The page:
Dinosaurs went extinct about 65 million years ago (at the end of the Cretaceous Period), after living on Earth for about 165 million years. But a researcher from the Hebrew University of Jerusalem is still fascinated by them.
Associate Prof. Hagit Affek of the university’s Institute of Earth Sciences is the first in the world to have discovered what the body temperature of a variety of dinosaurs was and whether they had warm blood like mammals and birds. She accomplished this by examining 70-million-year-old dinosaur eggs.
She used an innovative geochemical method to find out whether dinosaurs had the metabolic ability to warm themselves. According to what is known today, dinosaurs can be divided into two groups by rough distribution – those with lizard-like pelvises and those with bird-like pelvises.
Evolutionarily, the dinosaurs are situated between ancient reptiles and birds. Accordingly, the dinosaur groups could be assumed to possess biological characteristics of those known groups. Lizards belong to a group of cold-blooded animals whose body temperature is directly related to ambient temperature. Birds are warm blooded and have metabolic control of their body heat. Since the discovery of dinosaurs, the question has been asked, what was the body temperature of dinosaurs and at what stage did their ability to metabolically control body heat develop.
Affek used conjugated isotopes to study the calcium carbonate in fossils and measure the temperature at which it is formed by chemical bonding between two heavy rare isotopes. In the current study, just published in the prestigious journal Science Advances, Affek applied this method –
which she developed together with partners from Yale University, the University of Calgary and the Royal Tyrrell Museum of Paleontology in Alberta – to well-preserved dinosaur eggs from three different species of dinosaurs to test the temperature at which eggs were formed – which is the body temperature of a dinosaur mother who laid them.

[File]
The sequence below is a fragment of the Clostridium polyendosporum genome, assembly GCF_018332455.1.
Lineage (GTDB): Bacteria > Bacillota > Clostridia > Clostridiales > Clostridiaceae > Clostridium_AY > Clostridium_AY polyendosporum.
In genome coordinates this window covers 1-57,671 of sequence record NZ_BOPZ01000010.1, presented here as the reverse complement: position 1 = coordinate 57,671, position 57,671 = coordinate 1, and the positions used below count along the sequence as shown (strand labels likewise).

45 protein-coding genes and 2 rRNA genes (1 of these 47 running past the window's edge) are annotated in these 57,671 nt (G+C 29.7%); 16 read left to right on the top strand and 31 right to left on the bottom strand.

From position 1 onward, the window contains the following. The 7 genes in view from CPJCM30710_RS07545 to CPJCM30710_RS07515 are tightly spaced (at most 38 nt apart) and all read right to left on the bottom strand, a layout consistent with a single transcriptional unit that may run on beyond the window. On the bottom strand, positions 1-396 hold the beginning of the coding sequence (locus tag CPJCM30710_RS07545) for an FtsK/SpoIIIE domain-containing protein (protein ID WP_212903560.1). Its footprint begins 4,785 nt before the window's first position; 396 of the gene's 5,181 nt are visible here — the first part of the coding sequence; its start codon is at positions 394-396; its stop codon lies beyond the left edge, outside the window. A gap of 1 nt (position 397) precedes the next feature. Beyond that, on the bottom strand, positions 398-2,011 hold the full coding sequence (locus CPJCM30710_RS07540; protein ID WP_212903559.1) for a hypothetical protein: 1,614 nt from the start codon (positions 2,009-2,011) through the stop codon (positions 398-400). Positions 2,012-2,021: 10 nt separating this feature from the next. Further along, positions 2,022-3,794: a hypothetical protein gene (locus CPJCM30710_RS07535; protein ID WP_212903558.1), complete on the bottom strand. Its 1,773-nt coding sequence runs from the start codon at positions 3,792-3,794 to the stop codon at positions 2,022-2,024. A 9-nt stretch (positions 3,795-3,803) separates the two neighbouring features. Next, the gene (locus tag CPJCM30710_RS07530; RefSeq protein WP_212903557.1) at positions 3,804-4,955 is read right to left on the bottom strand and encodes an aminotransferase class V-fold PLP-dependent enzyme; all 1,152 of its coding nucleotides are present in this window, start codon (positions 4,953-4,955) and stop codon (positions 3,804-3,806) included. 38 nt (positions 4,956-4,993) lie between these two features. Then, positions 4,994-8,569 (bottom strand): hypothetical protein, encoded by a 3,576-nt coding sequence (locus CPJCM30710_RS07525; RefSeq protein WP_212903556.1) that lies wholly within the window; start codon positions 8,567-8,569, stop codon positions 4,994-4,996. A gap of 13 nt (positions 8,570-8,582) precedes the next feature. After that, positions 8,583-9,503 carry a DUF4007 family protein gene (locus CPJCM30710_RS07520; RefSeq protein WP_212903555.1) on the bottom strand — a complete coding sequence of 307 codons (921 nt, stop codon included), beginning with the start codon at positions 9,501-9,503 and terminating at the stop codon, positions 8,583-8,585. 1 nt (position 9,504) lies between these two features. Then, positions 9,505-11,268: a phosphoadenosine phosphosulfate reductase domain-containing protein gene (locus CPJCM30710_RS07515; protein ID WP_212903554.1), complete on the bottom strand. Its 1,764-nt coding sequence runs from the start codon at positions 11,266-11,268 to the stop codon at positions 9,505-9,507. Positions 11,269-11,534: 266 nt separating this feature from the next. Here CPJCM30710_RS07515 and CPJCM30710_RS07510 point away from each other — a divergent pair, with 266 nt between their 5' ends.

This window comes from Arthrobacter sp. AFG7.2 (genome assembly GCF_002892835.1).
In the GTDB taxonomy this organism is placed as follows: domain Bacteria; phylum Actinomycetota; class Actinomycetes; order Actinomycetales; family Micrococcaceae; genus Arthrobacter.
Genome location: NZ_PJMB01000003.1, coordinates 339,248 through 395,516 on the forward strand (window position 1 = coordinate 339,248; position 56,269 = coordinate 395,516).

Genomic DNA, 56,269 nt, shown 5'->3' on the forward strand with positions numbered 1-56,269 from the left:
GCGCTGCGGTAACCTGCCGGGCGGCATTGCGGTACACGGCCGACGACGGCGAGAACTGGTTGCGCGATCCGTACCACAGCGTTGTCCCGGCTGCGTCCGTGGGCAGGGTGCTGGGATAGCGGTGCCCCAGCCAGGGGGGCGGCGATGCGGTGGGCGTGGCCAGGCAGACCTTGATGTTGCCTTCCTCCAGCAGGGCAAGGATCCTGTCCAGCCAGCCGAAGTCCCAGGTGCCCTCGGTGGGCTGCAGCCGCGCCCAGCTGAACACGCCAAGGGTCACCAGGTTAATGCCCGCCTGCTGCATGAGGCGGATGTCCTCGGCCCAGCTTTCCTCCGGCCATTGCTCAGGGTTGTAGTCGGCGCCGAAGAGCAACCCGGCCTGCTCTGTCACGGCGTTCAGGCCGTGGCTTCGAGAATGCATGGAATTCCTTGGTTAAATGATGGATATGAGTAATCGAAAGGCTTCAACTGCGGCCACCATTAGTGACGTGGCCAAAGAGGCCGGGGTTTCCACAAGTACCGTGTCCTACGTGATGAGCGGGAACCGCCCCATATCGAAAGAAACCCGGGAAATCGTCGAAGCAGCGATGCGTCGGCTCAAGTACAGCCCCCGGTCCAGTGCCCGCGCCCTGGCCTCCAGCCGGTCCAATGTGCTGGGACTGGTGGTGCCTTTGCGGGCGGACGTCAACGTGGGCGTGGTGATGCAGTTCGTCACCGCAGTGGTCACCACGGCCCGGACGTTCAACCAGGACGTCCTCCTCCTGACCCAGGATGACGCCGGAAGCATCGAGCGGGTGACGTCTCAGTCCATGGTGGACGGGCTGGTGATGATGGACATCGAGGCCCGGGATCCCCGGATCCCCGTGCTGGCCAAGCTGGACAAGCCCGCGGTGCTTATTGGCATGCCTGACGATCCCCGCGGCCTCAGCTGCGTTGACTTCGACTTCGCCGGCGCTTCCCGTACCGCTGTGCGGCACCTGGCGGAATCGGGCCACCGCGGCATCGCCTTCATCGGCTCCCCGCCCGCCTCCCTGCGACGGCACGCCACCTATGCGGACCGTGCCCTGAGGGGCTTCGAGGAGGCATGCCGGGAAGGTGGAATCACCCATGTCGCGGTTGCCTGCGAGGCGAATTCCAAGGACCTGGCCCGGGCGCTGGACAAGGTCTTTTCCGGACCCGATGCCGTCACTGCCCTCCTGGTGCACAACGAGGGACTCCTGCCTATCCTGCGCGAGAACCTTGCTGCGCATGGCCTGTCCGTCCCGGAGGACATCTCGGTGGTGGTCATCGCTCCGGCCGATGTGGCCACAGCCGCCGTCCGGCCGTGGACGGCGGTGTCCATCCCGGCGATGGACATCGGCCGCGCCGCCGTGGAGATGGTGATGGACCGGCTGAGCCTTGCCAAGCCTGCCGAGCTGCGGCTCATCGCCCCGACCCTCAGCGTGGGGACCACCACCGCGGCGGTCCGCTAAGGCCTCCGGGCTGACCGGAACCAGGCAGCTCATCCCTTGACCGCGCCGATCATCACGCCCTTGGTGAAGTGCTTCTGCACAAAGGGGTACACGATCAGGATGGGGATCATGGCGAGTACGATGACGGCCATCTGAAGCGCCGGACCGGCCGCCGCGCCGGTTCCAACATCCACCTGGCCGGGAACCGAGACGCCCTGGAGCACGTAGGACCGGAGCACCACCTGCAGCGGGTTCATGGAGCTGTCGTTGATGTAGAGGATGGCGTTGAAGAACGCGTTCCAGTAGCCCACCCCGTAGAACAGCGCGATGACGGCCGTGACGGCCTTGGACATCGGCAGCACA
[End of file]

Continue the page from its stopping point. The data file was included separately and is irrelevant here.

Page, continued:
The body temperature measured in the dinosaur eggs was significantly higher than the temperature of the environment in which they lived, indicating a metabolic ability to control body temperature. Unlike reptiles, dinosaurs were able to warm themselves, they found.
“Through the analysis of dinosaur eggs from three different species, we studied the evolutionary sequence between reptiles and birds, using the geochemical conjugated isotopes method,” she said, “to measure the temperature at which the eggs were formed. At the same time, we measured ambient temperature in the region by analyzing isotopes conjugated to oysters from that period. In the three species of dinosaurs, both in evolutionary species close to birds and in species close to reptiles, the body temperature found was higher than ambient temperature, between 35 and 40 degrees Celsius. This indicates an early development of the metabolic ability to control body temperature.”
Affek’s research focuses on global climate change and the use of isotope geochemistry to understand climatic and atmospheric processes. “I am interested in the parameters and mechanisms that control paleotemperature proxies; in particular, my group develops and uses the novel proxy carbonate clumped isotopes. We examine biological parameters that affect clumped isotopes and develop its use in new archive materials; we study the effect of non-equilibrium processes on clumped isotopes and oxygen isotopes.”
As for the importance of the team’s research, Affek concluded that “it is designed to satisfy our curiosity about dinosaurs. If this research would make a child who likes the subject of dinosaurs become interested in geochemistry, I have done my job.”
Not all dinosaurs were warm blooded. As dinosaurs evolved over millions of years, they moved from lizard-like (cold-blooded) characteristics to avian (warm-blooded) ones.
Source: Israel in the News